The second variable is the government, which ideally assumes the form of a one-party majority government in majority democracy and the form of an oversized ("oversized") multi-party coalition government in consensus democracy.  Lijphart measures the "majority" of governments by taking the average between the phase of one-party government and the phase of minimal winningGovernments  determined.  The calculated average majority of British governments between 1945 and 1992 is 96.7 percent. This placed Great Britain in 28th place (in ascending order) in Lijphart's country comparison during this period.  The majority of British governments changed after the 2010 general election due to the formation of a coalition government made up of conservatives and liberal democrats: at 50 percent, it is now well below the value calculated by Lijphart.
The third variable relates to the relationship between government and parliament and, ideally, shows in majority democracy the degree of a relationship dominated by the executive and in consensus democracy the degree of a (more) balanced relationship.  Lijphart measures the degree of executive dominance with the help of an index that is based on the duration of the cabinet - the mean of two different indices of the duration of the cabinet (with some, in some cases questionable, corrections or adjustments in various political systems).  The calculated average length of office in Great Britain between 1945 and 1996 is 5.52 years. During this period, Great Britain, along with six other countries, was at the top (in descending order) in Lijphart's country comparison.  The average cabinet length could decrease in Great Britain after the 2010 general election because - as Lijphart shows - the "chances of survival" of minimal winningCoalition governments are lower than those of one-party majority governments.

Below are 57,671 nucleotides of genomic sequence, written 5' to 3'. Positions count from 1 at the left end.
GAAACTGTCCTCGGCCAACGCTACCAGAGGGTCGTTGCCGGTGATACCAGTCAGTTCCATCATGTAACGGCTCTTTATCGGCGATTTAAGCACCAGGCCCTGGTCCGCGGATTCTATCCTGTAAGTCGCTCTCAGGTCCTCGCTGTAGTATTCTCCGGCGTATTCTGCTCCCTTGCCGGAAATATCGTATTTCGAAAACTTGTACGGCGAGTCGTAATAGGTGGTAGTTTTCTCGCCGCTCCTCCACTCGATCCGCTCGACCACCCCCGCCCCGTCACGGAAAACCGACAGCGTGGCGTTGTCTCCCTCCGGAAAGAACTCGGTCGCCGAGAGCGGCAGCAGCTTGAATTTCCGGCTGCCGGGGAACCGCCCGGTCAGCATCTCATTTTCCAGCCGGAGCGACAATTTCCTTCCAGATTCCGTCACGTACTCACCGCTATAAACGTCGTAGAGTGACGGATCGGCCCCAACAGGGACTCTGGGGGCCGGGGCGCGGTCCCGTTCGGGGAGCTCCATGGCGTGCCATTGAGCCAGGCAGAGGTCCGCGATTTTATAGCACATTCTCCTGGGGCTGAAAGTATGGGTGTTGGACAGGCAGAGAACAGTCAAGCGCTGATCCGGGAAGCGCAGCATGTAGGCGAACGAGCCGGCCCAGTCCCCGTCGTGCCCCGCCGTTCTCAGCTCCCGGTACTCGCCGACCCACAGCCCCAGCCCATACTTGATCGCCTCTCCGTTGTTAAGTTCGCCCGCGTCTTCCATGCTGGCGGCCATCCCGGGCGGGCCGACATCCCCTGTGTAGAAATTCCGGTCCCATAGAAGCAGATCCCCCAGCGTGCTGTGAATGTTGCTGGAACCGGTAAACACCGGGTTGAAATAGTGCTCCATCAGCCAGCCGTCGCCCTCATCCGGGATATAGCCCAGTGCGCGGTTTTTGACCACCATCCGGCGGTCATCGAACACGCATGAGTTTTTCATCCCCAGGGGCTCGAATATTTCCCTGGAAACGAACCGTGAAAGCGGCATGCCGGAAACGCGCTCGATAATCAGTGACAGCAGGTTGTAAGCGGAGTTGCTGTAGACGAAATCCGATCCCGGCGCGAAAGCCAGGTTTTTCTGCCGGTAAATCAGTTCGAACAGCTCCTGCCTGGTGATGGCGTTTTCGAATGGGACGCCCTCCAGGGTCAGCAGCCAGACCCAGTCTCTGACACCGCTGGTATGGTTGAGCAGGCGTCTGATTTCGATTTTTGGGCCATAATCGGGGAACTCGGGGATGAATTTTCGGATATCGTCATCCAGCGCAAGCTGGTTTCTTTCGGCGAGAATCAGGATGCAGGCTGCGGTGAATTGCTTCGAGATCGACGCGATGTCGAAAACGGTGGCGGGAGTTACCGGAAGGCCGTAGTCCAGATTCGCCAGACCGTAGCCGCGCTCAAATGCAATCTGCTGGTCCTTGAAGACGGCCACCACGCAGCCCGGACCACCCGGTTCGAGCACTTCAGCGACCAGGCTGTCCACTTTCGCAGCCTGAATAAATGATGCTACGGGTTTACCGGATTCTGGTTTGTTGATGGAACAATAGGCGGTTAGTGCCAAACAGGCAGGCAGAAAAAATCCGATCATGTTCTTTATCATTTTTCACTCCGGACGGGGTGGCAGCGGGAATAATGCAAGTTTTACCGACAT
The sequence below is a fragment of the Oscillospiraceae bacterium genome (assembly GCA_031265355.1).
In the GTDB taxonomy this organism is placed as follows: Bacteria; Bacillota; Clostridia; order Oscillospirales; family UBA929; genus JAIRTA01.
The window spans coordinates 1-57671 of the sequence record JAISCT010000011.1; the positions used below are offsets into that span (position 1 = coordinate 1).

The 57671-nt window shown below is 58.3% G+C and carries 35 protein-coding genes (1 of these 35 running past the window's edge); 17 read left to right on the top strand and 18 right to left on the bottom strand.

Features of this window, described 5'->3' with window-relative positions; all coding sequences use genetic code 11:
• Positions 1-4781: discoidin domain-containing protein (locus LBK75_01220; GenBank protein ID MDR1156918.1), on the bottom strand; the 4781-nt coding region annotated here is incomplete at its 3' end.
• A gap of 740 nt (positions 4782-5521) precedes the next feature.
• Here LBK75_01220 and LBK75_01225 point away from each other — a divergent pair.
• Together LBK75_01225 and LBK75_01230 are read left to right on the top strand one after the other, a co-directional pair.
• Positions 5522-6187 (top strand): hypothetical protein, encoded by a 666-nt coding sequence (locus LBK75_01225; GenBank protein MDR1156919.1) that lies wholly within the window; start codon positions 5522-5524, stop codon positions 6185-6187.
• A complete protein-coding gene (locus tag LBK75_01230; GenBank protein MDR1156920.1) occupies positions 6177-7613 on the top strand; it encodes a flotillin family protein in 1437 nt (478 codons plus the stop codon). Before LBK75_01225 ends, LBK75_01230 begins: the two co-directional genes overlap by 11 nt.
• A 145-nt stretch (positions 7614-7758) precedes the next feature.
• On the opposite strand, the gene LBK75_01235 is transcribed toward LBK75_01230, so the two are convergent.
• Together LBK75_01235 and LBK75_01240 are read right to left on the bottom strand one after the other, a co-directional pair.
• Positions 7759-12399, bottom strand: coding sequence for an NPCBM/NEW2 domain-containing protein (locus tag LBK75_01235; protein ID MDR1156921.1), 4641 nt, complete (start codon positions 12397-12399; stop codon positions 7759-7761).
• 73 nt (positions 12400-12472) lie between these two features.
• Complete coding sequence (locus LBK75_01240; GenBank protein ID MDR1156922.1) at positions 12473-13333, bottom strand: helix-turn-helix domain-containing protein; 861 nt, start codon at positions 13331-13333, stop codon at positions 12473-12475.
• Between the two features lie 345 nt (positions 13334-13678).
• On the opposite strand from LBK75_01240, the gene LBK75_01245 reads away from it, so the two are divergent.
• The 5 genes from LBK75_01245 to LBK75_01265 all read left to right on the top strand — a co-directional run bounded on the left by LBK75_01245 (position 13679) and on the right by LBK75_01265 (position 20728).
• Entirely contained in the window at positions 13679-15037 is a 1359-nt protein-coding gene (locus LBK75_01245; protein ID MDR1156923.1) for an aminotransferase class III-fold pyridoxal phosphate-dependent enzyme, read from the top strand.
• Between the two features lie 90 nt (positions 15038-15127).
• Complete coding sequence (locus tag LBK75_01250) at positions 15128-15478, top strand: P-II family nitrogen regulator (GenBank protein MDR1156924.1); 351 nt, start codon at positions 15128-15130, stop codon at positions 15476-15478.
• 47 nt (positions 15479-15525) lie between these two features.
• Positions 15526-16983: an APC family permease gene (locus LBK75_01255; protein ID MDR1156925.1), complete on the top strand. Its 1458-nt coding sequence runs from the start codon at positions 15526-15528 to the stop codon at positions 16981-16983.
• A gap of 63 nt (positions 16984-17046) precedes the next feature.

The fourth variable is the electoral system and, ideally, takes the form of a majority electoral system in majority democracy (with a relatively high degree of vote-mandate disproportionality) and in consensus democracy the form of a proportional representation system (with a relatively low degree of vote-mandate disproportionality) on.  Lijphart measures the degree of disproportionality of an electoral system with the help of the least squares index by Michael Gallagher.  The average disproportionality of the British, calculated by Lijphart First-Past-The-Post Systems (FPTP) amounts to 10.33 percent between 1945 and 1992. This put Great Britain in 22nd place (in ascending order) in Lijphart's country comparison during this period.  The degree of disproportionality in the British electoral system changed in the 2010 general election - without reform of the electoral system - at 14.82 percent - although the electoral system neither led to a two-party system nor to a one-party majority government - it is significantly higher than that of Lijphart calculated value.
The fifth variable is the "organization" of the interest groups, which ideally assumes the form of competitive and uncoordinated pluralism in majority democracy and the form of coordinated and compromise-oriented corporatism in consensus democracy.  Lijphart measures the degree of interest group pluralism using the Alan Siaroff index (which has high values for competitive and uncoordinated pluralism).  The average interest group pluralism reported by Lijphart is 3.38 in the UK between 1963 and 1970 and between 1983 and 1990. This placed Great Britain in 34th place (in ascending order) in Lijphart's country comparison during this period.  The degree of interest group pluralism in Great Britain has not changed significantly either through constitutional reforms or the 2010 general election. 
The federalism-unitarianism dimension comprises the last five variables, between which - as Lijphart shows - there is also a high positive correlation.